For it seems to me self-evident that when people are free, production tends to be, if not maximized, at least optimized. This is because, in a system of free markets and private property, everybody’s reward tends to equal the value of his production. What he gets for his production (and is allowed to keep) is in fact what it is worth in the market. If he wants to double his income in a single year, he is free to try—and may succeed if he is able to double his production in a single year. If he is content with the income he has—or if he feels that he can only get more by excessive effort or risk—he is under no pressure to increase his output. In a free market everyone is free to maximize his satisfactions, whether these consist in more leisure or in more goods.
But along comes the Growth Planner. He finds by statistics (whose trustworthiness and accuracy he never doubts) that the economy has been growing, say, only 2.8 per cent a year. He concludes, in a flash of genius, that a growth rate of 5 per cent a year would be faster!
There is among the Growth Planners a profound mystical belief in the power of words. They declare that they “are not satisfied” with a growth rate of a mere 2.8 per cent a year; they demand a growth rate of 5 per cent a year. And once having spoken, they act as if half the job had already been done. If they did not assume this, it would be impossible to explain the deep earnestness with which they argue among themselves whether the growth rate “ought” to be 4 or 5 or 6 per cent. (The only thing they always agree on is that it ought to be greater than whatever it actually is.) Having decided on this magic overall figure, they then proceed either to set specific targets for specific goods (and here they are at one with the Russian Five-Year Planners) or to announce some general recipe for reaching the overall rate.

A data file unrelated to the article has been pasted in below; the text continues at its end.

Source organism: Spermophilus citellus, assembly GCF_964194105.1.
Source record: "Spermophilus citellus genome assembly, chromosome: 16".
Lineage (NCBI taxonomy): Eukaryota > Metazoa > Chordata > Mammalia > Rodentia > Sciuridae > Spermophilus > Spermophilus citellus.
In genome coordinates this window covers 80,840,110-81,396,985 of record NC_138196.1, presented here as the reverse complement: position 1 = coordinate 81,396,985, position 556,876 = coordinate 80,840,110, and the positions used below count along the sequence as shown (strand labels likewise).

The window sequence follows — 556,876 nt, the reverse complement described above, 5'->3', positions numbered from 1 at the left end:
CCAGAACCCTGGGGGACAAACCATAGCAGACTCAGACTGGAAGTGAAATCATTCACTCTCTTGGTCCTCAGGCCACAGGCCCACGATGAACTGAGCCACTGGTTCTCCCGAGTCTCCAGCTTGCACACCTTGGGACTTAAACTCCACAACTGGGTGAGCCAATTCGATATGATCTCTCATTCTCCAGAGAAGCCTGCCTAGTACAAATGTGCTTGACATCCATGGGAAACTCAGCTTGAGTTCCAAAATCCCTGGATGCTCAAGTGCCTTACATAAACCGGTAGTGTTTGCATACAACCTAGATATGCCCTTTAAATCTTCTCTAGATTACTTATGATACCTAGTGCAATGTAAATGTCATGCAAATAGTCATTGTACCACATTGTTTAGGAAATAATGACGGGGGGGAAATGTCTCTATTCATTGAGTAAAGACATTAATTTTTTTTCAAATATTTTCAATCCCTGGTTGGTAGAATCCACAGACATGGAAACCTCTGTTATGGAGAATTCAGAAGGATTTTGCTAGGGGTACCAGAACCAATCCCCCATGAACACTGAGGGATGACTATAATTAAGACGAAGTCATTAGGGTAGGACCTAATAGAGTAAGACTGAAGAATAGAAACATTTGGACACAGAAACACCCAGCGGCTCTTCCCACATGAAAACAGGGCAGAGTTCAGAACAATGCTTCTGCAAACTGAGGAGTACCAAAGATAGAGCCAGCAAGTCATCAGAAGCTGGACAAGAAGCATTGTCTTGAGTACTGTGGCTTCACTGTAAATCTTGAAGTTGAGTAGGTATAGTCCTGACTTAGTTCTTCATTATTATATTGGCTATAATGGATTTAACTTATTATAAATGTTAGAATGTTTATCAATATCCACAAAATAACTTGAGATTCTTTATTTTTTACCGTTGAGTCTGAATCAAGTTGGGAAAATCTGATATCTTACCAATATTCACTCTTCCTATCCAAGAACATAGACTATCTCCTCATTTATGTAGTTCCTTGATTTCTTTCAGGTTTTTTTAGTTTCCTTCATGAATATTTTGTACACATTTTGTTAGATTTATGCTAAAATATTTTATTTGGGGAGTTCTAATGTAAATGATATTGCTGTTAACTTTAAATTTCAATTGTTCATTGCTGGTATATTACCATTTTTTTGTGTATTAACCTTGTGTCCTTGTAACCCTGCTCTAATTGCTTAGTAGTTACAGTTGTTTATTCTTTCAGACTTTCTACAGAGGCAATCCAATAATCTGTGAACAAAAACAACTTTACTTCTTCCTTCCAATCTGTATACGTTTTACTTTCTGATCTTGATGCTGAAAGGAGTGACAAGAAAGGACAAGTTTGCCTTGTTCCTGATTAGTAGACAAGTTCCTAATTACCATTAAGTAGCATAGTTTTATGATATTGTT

But why do they assume that setting their magic target rate will increase the rate of production over the existing one? And how is their growth rate supposed to apply as far as the individual is concerned? Is the man who is already making $50,000 a year to be coerced into working for an income of $52,500 next year? Is the man who is making only $5,000 a year to be forbidden to make more than $5,250 next year? If not, what is gained by making a specific “annual growth rate” a governmental “target”? Why not just permit or encourage everybody to do his best, or make his own decision, and let the average “growth” be whatever it turns out to be?
The way to get a maximum rate of “economic growth”—assuming this to be our aim—is to give maximum encouragement to production, employment, saving, and investment. And the way to do this is to maintain a free market and a sound currency. It is to encourage profits, which must in turn encourage both investment and employment. It is to refrain from oppressive taxation that siphons away the funds that would otherwise be available for investment. It is to allow free wage rates that permit and encourage full employment. It is to allow free interest rates, which would tend to maximize saving and investment.